When you have your franchise quarterback, or at least you think you do, you have to make sure you have at least two other things along with him: People to throw the ball to, and people to protect him. The Cincinnati Bengals had a tough decision to make with the fifth overall pick back in April over which to prioritize, and they ultimately went with the former, adding Joe Burrow’s college teammate, wide receiver Ja’Marr Chase.
That left tackle Penei Sewell still on the table, and he predictably didn’t last long. But that means the Bengals are still moving ahead with Jonah Williams as Burrow’s blindside protector, a former first-round pick who has a lot left to prove.
Zac Taylor made Williams the first draft pick made by him as head coach after Cincinnati hired him in 2019. He missed the entirety of his rookie season due to injury, then started 10 of 10 games this past year. At least according to Pro Football Focus, he graded out at an average level, with pass protection being his stronger suit.
He recently spoke to reporters during the Bengals’ OTAs about, among other things, their decision to pass on Sewell. “That means a lot to me”, he said. “I really appreciate that from coach. I take that very seriously, and I want to prove them right and prove the team right and do what it takes to be a great left tackle”.
In fact, one of the reasons that the team leaned toward the receiver over the tackle was because of what they saw from Williams last year, with Taylor saying that he “had some really good tape” in 2020. “He’s had his ups and downs from an injury standpoint”, he added, but “when you just go back and…watch it as a whole, all of his snaps, he put some really good stuff on tape”.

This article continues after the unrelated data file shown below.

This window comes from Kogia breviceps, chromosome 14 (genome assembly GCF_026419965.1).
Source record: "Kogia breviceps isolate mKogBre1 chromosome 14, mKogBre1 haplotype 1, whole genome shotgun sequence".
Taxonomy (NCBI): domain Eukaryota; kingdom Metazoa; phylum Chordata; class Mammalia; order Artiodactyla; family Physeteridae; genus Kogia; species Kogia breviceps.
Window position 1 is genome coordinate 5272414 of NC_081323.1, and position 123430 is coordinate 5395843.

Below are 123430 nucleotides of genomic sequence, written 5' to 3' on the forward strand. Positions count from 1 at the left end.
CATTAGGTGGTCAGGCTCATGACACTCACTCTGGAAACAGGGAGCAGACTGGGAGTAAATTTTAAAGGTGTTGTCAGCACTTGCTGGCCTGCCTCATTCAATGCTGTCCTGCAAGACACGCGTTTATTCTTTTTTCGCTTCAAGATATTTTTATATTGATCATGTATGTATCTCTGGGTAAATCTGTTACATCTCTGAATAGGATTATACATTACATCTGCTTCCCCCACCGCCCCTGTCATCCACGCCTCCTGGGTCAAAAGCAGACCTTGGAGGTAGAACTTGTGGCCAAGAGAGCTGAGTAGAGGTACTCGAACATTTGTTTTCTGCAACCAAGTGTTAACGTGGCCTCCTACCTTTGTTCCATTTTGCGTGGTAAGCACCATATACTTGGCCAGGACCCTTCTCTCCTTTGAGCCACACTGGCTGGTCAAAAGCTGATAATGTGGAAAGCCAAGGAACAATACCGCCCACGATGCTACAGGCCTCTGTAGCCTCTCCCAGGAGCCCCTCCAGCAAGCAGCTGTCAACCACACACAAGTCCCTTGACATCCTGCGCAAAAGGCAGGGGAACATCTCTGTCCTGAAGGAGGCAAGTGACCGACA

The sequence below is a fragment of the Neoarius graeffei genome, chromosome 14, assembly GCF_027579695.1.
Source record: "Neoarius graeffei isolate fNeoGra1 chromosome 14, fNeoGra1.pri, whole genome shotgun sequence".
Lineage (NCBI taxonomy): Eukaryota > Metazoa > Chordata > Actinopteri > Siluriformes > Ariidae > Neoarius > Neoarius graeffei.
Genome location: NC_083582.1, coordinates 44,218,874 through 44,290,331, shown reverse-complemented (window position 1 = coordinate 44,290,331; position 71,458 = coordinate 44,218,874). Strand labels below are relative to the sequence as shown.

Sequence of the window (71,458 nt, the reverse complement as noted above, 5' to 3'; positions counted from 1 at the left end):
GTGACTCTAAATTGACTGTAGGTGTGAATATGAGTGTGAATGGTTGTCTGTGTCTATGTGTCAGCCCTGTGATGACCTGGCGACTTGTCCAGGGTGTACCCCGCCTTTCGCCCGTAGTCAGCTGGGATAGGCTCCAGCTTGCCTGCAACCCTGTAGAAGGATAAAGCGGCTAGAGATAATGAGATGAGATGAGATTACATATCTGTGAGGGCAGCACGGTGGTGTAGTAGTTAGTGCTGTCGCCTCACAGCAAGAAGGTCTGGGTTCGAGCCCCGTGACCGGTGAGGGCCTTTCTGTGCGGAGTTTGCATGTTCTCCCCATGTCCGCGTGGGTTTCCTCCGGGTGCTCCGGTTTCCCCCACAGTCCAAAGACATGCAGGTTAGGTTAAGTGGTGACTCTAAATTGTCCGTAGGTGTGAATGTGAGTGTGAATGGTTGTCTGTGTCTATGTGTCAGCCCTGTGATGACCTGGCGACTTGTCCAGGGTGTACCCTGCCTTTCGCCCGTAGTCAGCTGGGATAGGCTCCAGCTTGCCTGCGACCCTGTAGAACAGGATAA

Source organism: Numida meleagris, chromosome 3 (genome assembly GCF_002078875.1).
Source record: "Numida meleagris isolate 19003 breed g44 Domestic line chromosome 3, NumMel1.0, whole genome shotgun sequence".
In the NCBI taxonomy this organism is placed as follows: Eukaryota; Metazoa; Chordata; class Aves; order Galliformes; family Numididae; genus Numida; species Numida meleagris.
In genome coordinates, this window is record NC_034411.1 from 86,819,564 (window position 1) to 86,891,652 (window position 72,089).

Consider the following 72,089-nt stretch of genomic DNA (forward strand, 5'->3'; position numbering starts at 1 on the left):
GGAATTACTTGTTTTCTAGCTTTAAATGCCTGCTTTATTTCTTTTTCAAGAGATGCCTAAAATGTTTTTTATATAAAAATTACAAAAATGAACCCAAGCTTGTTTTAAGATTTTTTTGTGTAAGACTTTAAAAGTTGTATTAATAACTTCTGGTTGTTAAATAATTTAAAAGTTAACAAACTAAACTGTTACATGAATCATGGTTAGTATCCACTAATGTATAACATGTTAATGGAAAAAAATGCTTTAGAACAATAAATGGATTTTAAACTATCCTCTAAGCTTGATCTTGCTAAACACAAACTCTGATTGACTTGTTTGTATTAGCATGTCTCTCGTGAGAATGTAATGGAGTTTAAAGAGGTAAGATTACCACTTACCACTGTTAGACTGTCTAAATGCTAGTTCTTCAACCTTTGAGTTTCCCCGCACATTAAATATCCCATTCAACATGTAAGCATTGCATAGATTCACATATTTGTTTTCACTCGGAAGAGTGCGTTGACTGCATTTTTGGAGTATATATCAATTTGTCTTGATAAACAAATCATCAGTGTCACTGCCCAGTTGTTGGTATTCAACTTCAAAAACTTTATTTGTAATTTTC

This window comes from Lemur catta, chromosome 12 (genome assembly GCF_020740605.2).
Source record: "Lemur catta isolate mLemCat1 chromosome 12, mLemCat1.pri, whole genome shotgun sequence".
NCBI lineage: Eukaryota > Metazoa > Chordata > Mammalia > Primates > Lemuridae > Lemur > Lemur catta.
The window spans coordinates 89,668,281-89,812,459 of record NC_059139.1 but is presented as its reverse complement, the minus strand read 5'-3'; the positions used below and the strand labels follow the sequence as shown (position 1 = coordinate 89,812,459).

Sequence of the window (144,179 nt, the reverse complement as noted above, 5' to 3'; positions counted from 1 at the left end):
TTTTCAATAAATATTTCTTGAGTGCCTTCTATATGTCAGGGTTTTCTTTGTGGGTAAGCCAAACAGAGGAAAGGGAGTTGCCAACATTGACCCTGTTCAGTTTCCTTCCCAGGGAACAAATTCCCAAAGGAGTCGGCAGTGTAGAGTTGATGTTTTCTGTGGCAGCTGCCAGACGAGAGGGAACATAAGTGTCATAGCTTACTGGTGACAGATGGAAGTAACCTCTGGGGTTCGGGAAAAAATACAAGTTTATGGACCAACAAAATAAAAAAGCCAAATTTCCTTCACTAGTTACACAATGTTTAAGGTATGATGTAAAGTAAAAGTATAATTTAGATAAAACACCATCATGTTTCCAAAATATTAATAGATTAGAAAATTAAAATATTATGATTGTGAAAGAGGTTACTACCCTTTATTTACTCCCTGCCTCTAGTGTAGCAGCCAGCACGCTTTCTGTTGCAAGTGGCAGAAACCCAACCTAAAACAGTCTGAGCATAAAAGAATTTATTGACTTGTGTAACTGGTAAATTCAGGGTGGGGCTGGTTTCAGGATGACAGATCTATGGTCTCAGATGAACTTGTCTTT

While the Bengals left his side of the field untouched, they did make a change on the opposite side with Bobby Hart now gone, replaced in free agency by the more experienced Riley Reiff, who should ostensibly be an upgrade.
Williams has suffered three separate injuries in his brief NFL career that have caused him to miss games, including a torn labrum as a rookie and a sprained MCL last year, but he started every game of his collegiate career at Alabama, so not being on the field has been new for him.
“I know I’ve missed a lot of games so far, but I don’t like to look at myself as somebody who gets hurt”, he said. “I just had some unlucky, freak things. From here on out, I just try to keep my body as strong as possible”.
He can really make his head coach look smart by going on to have the sort of career you would expect from a top-15 left tackle when the Bengals were in position to draft a prospect like Sewell. Chase, of course, is the other part of the equation. It’s hard to imagine him not being a bright spot for years to come.